Show Brings Spirit Of The Season To Both Audience And Performers
Rockford native and New American Theater founder J.R. Sullivan says he conceived of his Hometown Holiday Show as a celebration of the season, and of his hometown.
He brings the 21st production of his show, featuring Sullivan and a troupe of friends, back to Rockford this weekend, Dec. 10 and 11.
Sullivan says the format mirrors one of the holiday staples at NAT, the company he founded and led for many years. He says the main show was an adaptation of “A Christmas Carol.”
“But we also did this noon-hour thing called ‘Christmas Cards,’ which was a potpourri of short stories, comedy sketches, music, and changing it out every day for a week,” he says.
Sullivan says that, like the radio show "A Prairie Home Companion," each year’s Hometown Holiday is both familiar and fresh.
"There is a story-telling element, there is a comedy sketches element, there are musical guests, and a variety of them,” he says, "and they will do songs of the season, yes, but they’ll also do original stuff that they are composing, and a variety of other songs, sometimes musical theater, sometimes jazz standards. And there is a new story every year. So that, structure is the same, but everything within it is new."
Marcella Rose Sciotto joined the show several years ago. That makes her one of the newer members of the company. She says the fact that many in the troupe had worked with Sullivan for decades wasn’t a problem. She says it felt like coming into a family. In a way, it still does.
“I was accepted immediately when I came in," she says. "I was overwhelmed. The favorite thing I do every year is come here, because it just starts off my holiday season. In anticipation of coming, and in performing and in leaving, I just have this Christmas spirit all the way to my bones.”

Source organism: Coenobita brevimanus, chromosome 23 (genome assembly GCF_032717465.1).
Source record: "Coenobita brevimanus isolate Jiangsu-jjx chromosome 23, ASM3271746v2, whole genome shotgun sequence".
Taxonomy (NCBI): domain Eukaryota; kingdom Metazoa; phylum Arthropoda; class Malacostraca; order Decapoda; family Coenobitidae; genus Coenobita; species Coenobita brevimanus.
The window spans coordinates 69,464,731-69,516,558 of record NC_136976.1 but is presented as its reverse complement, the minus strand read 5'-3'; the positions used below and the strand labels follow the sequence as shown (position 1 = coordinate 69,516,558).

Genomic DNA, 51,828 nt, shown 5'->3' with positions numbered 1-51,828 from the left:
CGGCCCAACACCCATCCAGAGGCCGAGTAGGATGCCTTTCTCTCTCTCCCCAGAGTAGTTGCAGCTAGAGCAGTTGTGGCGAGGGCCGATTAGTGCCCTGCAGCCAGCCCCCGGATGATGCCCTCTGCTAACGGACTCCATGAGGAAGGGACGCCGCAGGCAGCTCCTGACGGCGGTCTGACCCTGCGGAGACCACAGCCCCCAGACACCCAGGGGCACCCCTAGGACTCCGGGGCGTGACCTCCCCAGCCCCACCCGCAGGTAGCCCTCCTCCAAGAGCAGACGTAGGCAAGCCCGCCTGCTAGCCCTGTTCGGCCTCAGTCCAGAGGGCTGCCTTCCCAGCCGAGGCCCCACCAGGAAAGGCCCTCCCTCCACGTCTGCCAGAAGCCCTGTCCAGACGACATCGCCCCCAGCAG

The first Hometown Holidays were staged in Rockford’s Veterans Memorial Hall. In recent years they moved down Main Street to what used to be the home of Sullivan’s old theater company. The company folded years ago, and the site is now called the Nordlof Center, after the local benefactor who bought the vacant building and later gave it to the Rockford Public Library.
More recently, the space where so many of Sullivan’s productions were staged was christened the J.R. Sullivan Theater. So how does it feel to putting on a show there?
“To see your name on something while you’re still, you know, walking the earth, that’s (laughs) surreal," he says. "I believe I’m still walking the earth, but I dance when I come here. It’s so fulfilling for me and joyous."
Sullivan says that, every year, he thinks, "this is probably it." But, after 21 years, Hometown Holiday seems to be going strong, and Sullivan adds that he, his performers and those who come to see it always end up looking forward to doing it again the next year.
So what’s the secret of its success? Sullivan says the bond of trust and support between the performers helps but, really, it’s the trust from the audience.
“They’re like the net, you know, that you can fling yourself upon, and they hold you up," he says. "And they’re here with a will for this to succeed, to be good, to elevate, to entertain, to engage, to connect, and that’s the secret.”
J.R. Sullivan’s Hometown Holiday will be presented twice on Saturday, at 4 p.m. and 8 p.m., with a final show Sunday afternoon at 4 p.m..